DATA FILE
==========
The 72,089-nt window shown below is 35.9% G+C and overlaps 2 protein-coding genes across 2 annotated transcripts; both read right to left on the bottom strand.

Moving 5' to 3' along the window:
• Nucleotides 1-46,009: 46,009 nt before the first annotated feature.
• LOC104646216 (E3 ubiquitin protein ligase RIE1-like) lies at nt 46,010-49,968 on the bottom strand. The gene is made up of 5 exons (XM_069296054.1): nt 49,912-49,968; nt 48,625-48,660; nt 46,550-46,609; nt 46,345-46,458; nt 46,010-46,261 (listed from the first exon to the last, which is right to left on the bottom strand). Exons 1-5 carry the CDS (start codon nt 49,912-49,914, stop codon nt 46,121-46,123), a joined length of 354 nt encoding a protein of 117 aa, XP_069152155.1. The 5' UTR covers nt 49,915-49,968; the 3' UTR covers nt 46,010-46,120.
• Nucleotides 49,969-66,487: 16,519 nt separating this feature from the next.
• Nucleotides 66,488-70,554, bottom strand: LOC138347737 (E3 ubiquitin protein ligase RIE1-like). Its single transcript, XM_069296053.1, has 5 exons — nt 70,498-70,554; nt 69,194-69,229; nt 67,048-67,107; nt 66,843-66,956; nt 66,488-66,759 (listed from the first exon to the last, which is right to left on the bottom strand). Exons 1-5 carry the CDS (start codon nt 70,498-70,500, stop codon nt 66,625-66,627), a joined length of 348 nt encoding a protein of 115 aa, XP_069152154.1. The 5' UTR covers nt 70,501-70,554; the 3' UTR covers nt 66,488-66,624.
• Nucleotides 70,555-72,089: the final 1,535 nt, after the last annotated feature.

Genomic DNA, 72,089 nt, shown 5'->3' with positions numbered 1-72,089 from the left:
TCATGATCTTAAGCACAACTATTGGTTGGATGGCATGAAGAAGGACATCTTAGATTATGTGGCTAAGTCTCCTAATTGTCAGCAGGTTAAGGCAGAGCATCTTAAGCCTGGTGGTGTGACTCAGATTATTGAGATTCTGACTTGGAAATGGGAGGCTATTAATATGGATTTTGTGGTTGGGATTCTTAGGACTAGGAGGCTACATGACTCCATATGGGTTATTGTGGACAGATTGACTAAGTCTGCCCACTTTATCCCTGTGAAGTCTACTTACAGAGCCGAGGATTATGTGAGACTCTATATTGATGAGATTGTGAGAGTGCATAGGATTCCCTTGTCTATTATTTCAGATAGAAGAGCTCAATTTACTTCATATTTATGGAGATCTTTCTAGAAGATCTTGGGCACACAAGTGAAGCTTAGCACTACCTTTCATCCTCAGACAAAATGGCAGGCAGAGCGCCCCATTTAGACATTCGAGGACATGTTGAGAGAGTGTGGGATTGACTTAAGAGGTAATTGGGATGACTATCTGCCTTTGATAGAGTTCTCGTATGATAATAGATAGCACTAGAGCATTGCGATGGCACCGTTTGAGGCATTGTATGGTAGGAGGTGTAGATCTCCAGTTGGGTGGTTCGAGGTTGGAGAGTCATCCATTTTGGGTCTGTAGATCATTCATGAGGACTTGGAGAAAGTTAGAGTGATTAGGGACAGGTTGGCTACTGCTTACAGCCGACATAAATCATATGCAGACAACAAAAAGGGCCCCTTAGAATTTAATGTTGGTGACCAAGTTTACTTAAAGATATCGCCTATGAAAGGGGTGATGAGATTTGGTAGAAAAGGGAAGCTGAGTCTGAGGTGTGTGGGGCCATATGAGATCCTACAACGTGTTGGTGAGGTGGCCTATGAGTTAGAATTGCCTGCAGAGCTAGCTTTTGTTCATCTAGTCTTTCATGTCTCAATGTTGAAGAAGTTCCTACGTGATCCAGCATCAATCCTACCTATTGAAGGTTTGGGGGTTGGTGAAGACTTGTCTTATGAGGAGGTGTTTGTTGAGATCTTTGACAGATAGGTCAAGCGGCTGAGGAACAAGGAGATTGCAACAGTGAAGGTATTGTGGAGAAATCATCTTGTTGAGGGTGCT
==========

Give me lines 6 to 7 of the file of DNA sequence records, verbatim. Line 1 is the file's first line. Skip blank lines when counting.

• Nucleotides 66,488-70,554, bottom strand: LOC138347737 (E3 ubiquitin protein ligase RIE1-like). Its single transcript, XM_069296053.1, has 5 exons — nt 70,498-70,554; nt 69,194-69,229; nt 67,048-67,107; nt 66,843-66,956; nt 66,488-66,759 (listed from the first exon to the last, which is right to left on the bottom strand). Exons 1-5 carry the CDS (start codon nt 70,498-70,500, stop codon nt 66,625-66,627), a joined length of 348 nt encoding a protein of 115 aa, XP_069152154.1. The 5' UTR covers nt 70,501-70,554; the 3' UTR covers nt 66,488-66,624.
• Nucleotides 70,555-72,089: the final 1,535 nt, after the last annotated feature.